In fact, you can bring more Saprolings to the left, while still retaining an infinite number to block your opponent’s Nacatl War-Prides. You could put 5 Saprolings in front of Infinity Elemental, keep a million Saprolings behind, survive the attack, and swing back for lethal. Infinities are weird. But as long as you are able to associate every Nacatl War-Pride with a unique Saproling, then things work out well for you.

What if your opponent has 2 Nacatl War-Prides? Surely then they have more tokens than you? Nope, this is still not a problem—you can assign all of your odd-numbered Saprolings to block all tokens from the first Nacatl War-Pride and all even-numbered Saprolings to block all tokens from the second. In mathematics, strange as it may sound, the set of odd integers has the same size as the set of integers. Even if your opponent deployed a countably infinite number of Nacatl War-Prides pre-combat, that wouldn’t pose a problem. Search for Hilbert’s Hotel to learn more.

An uncountably infinite number of attackers (no relation to Un-sets) would be problematic, but that requires a lot of acrobatics. Let’s just move from infinite tokens to infinite life.

If you cast Swords to Plowshares or Huatli on your own Infinity Elemental to gain infinite life and then take infinite damage from an opponent’s Infinity Elemental, what would happen?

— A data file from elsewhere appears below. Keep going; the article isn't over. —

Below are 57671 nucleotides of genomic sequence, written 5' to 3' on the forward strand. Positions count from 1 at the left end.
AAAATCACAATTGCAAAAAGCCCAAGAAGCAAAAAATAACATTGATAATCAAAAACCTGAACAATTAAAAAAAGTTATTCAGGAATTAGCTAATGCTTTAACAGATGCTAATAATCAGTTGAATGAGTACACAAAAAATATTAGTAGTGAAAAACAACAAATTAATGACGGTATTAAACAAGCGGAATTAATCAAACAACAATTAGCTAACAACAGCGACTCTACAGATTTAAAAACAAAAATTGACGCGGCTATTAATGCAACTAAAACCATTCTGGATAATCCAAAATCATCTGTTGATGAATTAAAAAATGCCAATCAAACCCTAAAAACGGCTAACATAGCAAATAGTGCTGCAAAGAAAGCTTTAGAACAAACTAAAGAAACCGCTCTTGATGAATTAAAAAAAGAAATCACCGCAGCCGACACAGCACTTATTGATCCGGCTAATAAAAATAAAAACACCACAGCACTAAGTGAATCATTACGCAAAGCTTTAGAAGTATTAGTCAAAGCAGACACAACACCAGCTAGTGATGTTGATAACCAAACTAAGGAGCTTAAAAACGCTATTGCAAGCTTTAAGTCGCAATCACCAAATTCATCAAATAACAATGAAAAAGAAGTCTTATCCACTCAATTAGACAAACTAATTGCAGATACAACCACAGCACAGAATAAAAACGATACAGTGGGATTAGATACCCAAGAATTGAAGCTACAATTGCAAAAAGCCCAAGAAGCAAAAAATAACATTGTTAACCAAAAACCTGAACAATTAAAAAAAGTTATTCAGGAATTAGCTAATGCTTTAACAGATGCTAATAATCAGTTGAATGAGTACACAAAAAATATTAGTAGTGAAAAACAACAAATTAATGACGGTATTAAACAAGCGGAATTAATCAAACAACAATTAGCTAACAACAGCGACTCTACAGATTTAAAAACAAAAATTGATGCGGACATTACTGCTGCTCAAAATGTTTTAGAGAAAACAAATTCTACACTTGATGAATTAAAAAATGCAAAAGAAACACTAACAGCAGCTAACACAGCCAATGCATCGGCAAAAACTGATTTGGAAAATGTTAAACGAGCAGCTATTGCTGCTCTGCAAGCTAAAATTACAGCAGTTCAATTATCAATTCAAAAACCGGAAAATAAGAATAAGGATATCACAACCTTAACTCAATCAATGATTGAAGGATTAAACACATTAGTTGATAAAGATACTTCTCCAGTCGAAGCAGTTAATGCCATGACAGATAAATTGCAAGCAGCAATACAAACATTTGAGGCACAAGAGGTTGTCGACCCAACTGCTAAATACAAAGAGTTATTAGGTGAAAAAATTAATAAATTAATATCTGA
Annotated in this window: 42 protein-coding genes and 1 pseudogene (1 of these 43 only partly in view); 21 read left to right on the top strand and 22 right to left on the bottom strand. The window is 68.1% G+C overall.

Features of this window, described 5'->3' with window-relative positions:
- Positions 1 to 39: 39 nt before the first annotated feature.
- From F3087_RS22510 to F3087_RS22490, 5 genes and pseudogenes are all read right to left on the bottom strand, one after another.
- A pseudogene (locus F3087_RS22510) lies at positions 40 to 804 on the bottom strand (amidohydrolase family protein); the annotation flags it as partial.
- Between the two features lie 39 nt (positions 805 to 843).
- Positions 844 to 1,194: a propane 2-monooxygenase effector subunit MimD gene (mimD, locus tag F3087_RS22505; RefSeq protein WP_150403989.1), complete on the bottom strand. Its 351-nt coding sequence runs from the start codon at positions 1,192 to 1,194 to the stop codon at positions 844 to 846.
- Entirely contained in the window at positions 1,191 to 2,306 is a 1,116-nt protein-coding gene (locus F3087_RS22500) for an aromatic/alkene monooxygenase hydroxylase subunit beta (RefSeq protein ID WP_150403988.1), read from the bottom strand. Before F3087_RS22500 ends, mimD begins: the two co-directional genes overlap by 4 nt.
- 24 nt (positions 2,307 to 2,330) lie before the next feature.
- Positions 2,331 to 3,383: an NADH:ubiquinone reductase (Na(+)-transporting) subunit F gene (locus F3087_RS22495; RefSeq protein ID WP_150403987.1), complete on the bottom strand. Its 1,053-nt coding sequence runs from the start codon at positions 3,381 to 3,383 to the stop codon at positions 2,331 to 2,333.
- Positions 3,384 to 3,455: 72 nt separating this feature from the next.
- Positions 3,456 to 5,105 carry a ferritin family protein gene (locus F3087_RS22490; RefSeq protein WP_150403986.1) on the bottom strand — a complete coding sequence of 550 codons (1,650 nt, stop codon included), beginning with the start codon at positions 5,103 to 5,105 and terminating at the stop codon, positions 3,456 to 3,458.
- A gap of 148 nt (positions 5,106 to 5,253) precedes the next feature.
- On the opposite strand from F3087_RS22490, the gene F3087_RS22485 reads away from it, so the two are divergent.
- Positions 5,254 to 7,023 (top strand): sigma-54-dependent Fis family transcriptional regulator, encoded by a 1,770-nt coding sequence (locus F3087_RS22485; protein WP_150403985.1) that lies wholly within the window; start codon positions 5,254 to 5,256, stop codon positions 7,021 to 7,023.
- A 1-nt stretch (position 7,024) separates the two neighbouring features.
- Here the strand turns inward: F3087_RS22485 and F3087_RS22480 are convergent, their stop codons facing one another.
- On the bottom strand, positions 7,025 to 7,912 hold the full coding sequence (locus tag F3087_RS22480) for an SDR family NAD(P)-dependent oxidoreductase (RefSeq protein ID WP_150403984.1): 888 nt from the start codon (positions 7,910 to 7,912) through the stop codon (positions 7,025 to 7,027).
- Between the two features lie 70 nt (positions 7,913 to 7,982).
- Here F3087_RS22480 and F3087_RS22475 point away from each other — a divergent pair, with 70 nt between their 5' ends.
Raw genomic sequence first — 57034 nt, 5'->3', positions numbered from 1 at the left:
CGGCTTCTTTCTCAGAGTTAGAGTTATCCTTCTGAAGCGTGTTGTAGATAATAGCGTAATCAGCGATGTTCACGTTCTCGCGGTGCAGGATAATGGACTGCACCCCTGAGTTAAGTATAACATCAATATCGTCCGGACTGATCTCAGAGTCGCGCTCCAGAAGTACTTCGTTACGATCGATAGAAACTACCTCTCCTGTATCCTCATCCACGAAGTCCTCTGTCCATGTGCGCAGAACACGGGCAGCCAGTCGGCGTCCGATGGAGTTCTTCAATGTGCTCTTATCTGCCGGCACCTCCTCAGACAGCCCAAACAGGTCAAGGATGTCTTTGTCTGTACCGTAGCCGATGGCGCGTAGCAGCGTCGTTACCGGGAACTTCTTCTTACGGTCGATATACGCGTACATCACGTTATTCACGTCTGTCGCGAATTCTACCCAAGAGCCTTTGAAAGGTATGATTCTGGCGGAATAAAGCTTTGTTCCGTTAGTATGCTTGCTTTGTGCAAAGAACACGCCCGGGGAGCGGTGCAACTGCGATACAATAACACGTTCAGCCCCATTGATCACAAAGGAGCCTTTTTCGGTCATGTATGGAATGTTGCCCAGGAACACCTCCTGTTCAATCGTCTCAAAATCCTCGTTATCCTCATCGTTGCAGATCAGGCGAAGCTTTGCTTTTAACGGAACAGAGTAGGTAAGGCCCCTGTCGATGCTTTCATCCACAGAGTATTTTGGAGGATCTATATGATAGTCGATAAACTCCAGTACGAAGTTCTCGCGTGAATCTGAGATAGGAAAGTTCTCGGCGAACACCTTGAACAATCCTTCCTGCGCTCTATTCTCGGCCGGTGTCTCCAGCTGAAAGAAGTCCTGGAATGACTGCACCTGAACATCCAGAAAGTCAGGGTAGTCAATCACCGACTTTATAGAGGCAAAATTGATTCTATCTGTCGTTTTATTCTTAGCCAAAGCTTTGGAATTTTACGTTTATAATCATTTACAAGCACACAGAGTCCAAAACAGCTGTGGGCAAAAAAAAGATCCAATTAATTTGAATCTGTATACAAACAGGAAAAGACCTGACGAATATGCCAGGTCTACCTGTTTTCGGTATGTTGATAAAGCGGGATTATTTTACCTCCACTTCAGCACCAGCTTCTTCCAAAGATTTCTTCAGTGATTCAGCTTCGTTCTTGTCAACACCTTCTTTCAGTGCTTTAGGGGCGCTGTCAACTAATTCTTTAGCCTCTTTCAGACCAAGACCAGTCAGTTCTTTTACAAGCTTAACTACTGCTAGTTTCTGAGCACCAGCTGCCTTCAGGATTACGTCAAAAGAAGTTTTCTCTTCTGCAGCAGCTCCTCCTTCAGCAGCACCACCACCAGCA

If you ask a mathematician, then the answer would be that this is undefined. Infinity subtracted from infinity is indeterminate, even if we’re using the extended real number line. So then how do we deal with undefined numbers in Magic? Well, according to rule 107.2 from Magic’s comprehensive rulebook: “If anything needs to use a number that can’t be determined, either as a result or in a calculation, it uses 0 instead.” Hence, according to Magic’s rules, infinity minus infinity should equal 0. In other words, after taking a hit from Infinity Elemental at infinite life, you’d lose the game.

But Mark Rosewater, the rules manager for silver-bordered sets, decided on something different: “If you’re at infinite life and get hit with an opposing Infinity Elemental, you’d still be at infinite life.”

Personally, I find Maro’s ruling counterintuitive. It’s not consistent with the combination of mathematics and the rulebook. But silver-bordered sets don’t need perfect logic, so we’ll just have to roll with it.

Just Desserts

We’re getting close to building Euler’s identity in Magic! In gameplay terms, Just Desserts will act like a Lightning Strike that can only target creatures, except that 8 copies of this spell deal 25 rather than 24 damage. Not sure when that would be relevant, but hey, you never know.

The big question is: What if you combine Just Desserts with Stuffy Doll? Well, according to Mark Rosewater: “It does damage like normal, but will create fractional amounts. If you ever have to calculate Just Desserts, you have my permission to use 3.14.”

All right. But how about Soul-Scar Mage or Druid’s Call? I’m not quite sure how to represent a fractional number of -1/-1 counters or a fractional number of Squirrel tokens. For example, can I chump block with a fractional token? I honestly have no clue. I guess it would function as kind of a Schrödinger’s token, simultaneously there and not there with probability 0.14159… but that would also be quite weird.